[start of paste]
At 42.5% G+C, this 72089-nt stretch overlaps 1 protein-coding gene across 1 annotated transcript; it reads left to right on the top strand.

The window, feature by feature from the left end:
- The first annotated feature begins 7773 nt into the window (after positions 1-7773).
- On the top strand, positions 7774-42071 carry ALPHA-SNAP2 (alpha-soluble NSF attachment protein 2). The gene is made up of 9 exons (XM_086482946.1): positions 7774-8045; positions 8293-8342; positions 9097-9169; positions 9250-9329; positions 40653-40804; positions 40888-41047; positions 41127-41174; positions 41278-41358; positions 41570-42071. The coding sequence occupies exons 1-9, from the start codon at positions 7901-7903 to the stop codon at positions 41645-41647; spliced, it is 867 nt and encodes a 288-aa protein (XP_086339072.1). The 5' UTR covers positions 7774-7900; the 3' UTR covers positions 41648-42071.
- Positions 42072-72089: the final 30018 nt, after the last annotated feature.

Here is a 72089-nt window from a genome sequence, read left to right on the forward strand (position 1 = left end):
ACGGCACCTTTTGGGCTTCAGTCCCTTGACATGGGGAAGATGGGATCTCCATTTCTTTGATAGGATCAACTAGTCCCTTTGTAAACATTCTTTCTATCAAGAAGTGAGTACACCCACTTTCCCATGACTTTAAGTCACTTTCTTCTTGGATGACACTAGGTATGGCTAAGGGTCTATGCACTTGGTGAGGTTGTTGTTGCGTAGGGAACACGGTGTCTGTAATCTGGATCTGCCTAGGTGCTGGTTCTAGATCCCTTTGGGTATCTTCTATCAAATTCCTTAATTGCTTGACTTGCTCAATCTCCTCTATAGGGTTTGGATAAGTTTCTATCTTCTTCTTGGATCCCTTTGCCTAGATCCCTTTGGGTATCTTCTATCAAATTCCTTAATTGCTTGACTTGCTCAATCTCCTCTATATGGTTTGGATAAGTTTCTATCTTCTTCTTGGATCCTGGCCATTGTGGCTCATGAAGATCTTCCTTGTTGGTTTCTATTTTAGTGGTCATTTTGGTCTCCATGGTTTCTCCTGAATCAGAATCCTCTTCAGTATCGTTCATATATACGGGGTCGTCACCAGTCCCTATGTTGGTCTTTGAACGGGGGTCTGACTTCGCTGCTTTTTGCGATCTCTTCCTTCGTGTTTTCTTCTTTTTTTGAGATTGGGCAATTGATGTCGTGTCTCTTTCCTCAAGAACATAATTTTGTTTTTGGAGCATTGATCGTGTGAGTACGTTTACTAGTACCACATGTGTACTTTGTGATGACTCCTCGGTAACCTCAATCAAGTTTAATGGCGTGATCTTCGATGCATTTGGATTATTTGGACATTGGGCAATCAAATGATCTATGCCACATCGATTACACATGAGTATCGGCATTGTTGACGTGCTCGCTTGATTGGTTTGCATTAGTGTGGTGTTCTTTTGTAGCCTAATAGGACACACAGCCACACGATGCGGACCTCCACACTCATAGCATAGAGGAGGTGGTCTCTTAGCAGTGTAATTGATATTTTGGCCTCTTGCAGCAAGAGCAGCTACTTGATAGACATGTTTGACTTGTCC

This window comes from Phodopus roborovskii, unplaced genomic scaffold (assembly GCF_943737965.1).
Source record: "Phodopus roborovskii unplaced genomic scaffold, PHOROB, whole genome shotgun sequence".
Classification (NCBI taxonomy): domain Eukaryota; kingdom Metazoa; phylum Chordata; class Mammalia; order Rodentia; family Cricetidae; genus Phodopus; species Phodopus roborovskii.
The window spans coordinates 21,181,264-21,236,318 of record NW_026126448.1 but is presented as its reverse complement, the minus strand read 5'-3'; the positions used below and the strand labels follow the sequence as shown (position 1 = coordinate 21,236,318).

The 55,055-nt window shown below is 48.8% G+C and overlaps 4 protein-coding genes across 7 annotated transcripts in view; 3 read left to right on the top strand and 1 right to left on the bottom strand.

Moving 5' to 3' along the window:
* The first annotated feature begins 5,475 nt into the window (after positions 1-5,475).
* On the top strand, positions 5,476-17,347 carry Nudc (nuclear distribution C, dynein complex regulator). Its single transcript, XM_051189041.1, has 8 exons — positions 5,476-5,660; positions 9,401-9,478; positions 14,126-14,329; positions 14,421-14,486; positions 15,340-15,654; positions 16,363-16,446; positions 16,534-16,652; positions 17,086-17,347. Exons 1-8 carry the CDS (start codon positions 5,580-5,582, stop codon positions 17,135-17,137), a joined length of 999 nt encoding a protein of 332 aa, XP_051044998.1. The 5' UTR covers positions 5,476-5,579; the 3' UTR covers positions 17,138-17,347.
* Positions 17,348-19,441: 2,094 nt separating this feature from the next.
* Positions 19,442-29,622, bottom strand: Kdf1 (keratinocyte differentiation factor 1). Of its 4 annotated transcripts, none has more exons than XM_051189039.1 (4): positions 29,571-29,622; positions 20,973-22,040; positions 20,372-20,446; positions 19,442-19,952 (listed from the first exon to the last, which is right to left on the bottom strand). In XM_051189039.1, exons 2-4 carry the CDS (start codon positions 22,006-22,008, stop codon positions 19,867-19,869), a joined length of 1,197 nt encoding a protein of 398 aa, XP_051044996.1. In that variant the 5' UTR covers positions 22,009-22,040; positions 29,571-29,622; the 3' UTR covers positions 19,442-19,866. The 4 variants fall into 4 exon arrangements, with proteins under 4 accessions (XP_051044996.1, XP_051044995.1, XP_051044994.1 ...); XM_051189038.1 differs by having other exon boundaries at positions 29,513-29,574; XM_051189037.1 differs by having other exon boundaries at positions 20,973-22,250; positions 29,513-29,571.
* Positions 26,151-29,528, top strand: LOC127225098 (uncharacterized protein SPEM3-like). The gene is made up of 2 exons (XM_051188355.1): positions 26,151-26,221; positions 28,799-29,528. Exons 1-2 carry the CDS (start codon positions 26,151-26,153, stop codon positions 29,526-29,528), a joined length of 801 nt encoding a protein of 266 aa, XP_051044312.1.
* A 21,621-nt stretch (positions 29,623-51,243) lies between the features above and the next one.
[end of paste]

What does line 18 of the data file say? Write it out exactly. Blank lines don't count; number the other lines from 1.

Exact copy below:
* Positions 26,151-29,528, top strand: LOC127225098 (uncharacterized protein SPEM3-like). The gene is made up of 2 exons (XM_051188355.1): positions 26,151-26,221; positions 28,799-29,528. Exons 1-2 carry the CDS (start codon positions 26,151-26,153, stop codon positions 29,526-29,528), a joined length of 801 nt encoding a protein of 266 aa, XP_051044312.1.